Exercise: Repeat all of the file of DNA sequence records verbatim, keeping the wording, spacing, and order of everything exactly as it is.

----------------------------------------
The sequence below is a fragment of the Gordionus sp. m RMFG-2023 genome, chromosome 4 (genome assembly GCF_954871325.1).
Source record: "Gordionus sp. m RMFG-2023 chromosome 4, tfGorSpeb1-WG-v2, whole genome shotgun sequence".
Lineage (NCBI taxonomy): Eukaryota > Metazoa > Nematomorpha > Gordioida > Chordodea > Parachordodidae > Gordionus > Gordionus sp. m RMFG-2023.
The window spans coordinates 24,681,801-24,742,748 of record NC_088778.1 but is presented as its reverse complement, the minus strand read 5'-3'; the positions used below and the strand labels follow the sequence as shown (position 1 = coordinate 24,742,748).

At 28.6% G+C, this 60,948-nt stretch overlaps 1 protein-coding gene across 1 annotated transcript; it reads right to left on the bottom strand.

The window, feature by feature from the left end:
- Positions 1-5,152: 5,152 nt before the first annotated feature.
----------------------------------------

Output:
The sequence below is a fragment of the Gordionus sp. m RMFG-2023 genome, chromosome 4 (genome assembly GCF_954871325.1).
Source record: "Gordionus sp. m RMFG-2023 chromosome 4, tfGorSpeb1-WG-v2, whole genome shotgun sequence".
Lineage (NCBI taxonomy): Eukaryota > Metazoa > Nematomorpha > Gordioida > Chordodea > Parachordodidae > Gordionus > Gordionus sp. m RMFG-2023.
The window spans coordinates 24,681,801-24,742,748 of record NC_088778.1 but is presented as its reverse complement, the minus strand read 5'-3'; the positions used below and the strand labels follow the sequence as shown (position 1 = coordinate 24,742,748).

At 28.6% G+C, this 60,948-nt stretch overlaps 1 protein-coding gene across 1 annotated transcript; it reads right to left on the bottom strand.

The window, feature by feature from the left end:
- Positions 1-5,152: 5,152 nt before the first annotated feature.